First, I’ve got to lay this foundation: If we believe that God is in fact the divine Creator, then we are accepting that we, his creation, bear some aspect of his character. You cannot separate the creation from the Creator. Think of it like this: As with any author, the characters they write into their work reflect them to some degree; they can’t not, as it is virtually impossible to disassociate the creation from the creator. So, if we believe that God is in fact the divine Creator, we accept that we bear his character as well.
So with that said, what on earth are we supposed to make of all the junk we see everywhere? For every one DECENT thing we encounter we basically crawl over ten terrible things to get to it. This is not meant to sound cynical, just taking some realistic inventory on the condition of humanity at large. If we all reflect the character of God in some capacity, what do we make of all the evil we see around us? God’s not evil, right? Did we miss something? If not, then what’s the deal with all the mess? As Jen Hatmaker says, #FIXITJESUS!
Don’t worry, I am not foolish enough to try to tackle that one. I am, however, um, feeling courageous enough to eek into the matter as it relates to stewardship. I would argue that most traits, at their most basal level, could be used either for good or for harm. Passion, for instance, has accomplished both great good and great harm. Leadership, strength, pride, the list goes on, have all been used, and in theory, could all be used, for great good or great harm. It depends then not on the trait itself, but rather how it is stewarded by the person who possesses it.
Novels could be written about how this or that trait has been stewarded well or poorly throughout the centuries. I’m not getting into all that. I’m just sharing an article I wrote for Darling Magazine about stewarding humor. I find God to be very funny throughout the Bible. This belief is continually affirmed as I get to know his children who are free to be funny. However, as with anything, there are boundaries in humor. It too, can be used for great good or great harm. So the question becomes, how do we, as believers, steward humor well in a way that brings God glory and brings others joy?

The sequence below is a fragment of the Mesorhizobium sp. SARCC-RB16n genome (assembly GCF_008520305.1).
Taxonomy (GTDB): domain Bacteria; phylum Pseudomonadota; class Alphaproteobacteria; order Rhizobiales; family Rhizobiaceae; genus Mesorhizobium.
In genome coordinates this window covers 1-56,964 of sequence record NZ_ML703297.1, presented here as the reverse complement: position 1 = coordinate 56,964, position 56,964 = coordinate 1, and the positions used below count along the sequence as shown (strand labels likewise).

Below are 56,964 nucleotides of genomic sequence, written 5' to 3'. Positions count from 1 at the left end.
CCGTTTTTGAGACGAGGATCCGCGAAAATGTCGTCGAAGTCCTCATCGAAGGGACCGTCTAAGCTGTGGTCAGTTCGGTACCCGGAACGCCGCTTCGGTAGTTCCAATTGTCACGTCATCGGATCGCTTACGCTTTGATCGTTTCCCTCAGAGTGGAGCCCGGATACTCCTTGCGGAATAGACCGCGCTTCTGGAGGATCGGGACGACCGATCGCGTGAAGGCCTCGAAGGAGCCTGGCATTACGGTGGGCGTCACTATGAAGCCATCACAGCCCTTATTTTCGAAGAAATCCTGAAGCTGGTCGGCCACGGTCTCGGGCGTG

Here is the article from Darling Magazine’s blog:
There are few things more satisfying than a good belly laugh. I’m talking about the deep sort of laugh that takes over your entire body. The type that forces your head to fall back, tears to stream from your eyes, while stealing your breath and rendering you incoherent; the type of laugh that physically hurts, and leaves you aching afterward. As painful as it sounds, there are few things more satisfying.
The only thing that I’ve found to be more delightful than one such laugh is being the one who brings about this type of laugh. I discovered this pleasure as a child and have since seized every opportunity to get a laugh from everyone within earshot. But as with any endeavor we take on in childhood, I had a lot to learn about the boundaries in humor.
One memorable learning opportunity came about at the baseball fields when I was 12. I had two girlfriends with me who had tagged along to watch my brother’s game since several of our friends played on his team. One friend in particular was named Chase, and if my tween diary entry is correct, this Chase had broken up with my friend shortly before. Naturally, she was devastated.